In this hands-on course, participants will learn to create an academic e-library collection development plan for free and fee-based Web-accessible resources for a patron community of their choice. Participants will focus on developing a collection plan for one library patron group of their choice.
ACRL also offers a variety of timely live Webcasts addressing hot topics in academic librarianship. Webcasts last from an hour and a half to two hours and take place in an interactive online classroom. Group discounts are available for all ACRL e-Learning Webcasts. Fall 2009 Webcasts include:
Information Commons 101 (Sept. 22, 2009)
Is your institution in the planning phase for a library renovation or addition that includes a space that will serve as an information or learning commons? If so, this Webcast will provide an overview of some of the key planning components you should take into consideration as you develop a program for the facility.
Podcasting for Libraries (Oct. 1, 2009)
Podcasting is like an Internet radio show or a blog with audio. It uses the power of RSS syndication to automatically deliver new episodes to listeners. This Webcast will examine how library can use podcasting as a tool for teaching, promotion, outreach and programming.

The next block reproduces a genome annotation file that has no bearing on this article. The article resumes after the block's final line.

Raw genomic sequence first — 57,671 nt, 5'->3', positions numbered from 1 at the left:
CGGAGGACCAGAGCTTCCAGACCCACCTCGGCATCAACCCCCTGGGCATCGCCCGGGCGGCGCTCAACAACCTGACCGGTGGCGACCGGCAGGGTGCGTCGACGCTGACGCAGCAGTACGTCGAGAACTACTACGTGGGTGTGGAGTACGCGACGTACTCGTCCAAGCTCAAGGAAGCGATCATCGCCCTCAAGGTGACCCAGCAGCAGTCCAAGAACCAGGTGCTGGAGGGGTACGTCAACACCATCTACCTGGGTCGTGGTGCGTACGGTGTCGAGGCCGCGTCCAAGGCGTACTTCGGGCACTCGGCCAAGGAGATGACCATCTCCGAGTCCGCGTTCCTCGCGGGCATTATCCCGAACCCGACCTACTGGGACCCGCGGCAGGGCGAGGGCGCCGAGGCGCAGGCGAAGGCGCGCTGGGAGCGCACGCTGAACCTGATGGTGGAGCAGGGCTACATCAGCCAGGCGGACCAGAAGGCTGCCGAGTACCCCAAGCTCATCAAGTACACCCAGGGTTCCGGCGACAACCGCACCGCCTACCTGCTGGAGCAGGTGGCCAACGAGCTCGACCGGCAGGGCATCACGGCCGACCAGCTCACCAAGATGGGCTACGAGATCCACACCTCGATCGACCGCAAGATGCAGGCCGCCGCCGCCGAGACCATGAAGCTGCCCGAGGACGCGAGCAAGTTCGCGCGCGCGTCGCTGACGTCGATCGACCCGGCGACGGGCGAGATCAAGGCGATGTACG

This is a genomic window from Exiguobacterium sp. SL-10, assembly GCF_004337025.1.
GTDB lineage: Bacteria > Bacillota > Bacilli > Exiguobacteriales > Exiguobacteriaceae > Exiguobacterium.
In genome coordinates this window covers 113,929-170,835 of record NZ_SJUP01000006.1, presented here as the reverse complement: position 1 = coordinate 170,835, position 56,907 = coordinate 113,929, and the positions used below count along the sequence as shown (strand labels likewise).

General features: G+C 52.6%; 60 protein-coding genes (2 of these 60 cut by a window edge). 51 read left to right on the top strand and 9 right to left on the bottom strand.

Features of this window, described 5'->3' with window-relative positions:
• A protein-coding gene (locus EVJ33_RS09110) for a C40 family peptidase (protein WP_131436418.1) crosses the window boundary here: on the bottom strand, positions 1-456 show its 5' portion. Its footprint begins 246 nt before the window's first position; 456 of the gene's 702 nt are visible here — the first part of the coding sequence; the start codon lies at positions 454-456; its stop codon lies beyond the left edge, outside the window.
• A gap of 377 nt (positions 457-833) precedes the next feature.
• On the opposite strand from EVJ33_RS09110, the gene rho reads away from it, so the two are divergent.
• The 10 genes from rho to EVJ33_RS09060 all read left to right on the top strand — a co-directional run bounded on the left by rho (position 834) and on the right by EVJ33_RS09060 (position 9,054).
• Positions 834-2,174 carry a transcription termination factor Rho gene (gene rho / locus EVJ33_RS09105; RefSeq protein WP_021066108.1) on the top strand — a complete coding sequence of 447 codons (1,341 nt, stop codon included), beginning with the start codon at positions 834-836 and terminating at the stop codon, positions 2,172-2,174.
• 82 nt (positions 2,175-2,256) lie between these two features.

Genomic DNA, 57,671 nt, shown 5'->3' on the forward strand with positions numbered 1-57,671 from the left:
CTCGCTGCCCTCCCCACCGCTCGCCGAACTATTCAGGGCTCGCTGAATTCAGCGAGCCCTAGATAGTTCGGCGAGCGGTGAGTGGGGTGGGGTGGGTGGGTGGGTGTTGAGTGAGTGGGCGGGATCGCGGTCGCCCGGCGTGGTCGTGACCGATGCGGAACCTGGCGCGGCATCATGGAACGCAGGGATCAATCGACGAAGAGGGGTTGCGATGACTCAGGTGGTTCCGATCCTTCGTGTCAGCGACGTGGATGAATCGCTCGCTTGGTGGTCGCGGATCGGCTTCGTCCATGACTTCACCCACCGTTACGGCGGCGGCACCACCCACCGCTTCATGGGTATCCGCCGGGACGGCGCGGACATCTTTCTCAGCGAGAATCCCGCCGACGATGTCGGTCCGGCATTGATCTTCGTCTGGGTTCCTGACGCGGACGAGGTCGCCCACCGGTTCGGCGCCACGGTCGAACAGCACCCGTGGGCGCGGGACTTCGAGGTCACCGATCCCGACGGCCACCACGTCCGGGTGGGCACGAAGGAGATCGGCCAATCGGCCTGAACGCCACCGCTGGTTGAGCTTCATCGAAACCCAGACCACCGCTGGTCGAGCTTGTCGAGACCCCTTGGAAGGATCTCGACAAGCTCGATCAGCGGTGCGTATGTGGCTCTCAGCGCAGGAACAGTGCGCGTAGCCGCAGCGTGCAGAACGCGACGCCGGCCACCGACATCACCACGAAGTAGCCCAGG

Next Generation Information Commons: Retooling and Refining the Vision (Oct. 13, 2009)
Some information commons are now more than 10 years old and in need of refreshing in terms of conception, configuration, technologies and services. Others are so popular that additions are planned, either adjacent to the existing commons, on other floors or in other buildings on campus. Through the use of principles and practical examples, participants will learn about trends in information and learning commons.
The Role of the Librarian in Combating Student Plagiarism (Oct. 20, 2009)
Like other educators, librarians are aware of the growing instances of student plagiarism and academic dishonesty that take place on college campuses. Librarians frequently discuss discipline faculty’s revulsion toward the growth of student plagiarism that has seemingly grown in tandem with our society’s dependence on digital texts found on the Internet. This Webcast examines strategies libraries and librarians can implement to reduce plagiarism on campus.
Registration for all fall 2009 ACRL e-Learning events is now open. Complete details and registration information is available online at http://www.ala.org/ala/mgrps/divs/acrl/proftools/elearning.cfm. Contact Jon Stahler at email@example.com or (312) 280-2511 with questions about ACRL e-Learning opportunities.
The Association of College and Research Libraries (ACRL) is a division of the American Library Association (ALA), representing nearly 13,000 academic and research librarians and interested individuals. ACRL is the only individual membership organization in North America that develops programs, products and services to meet the unique needs of academic and research librarians. Its initiatives enable the higher education community to understand the role that academic libraries play in the teaching, learning and research environments. ACRL is on the Web at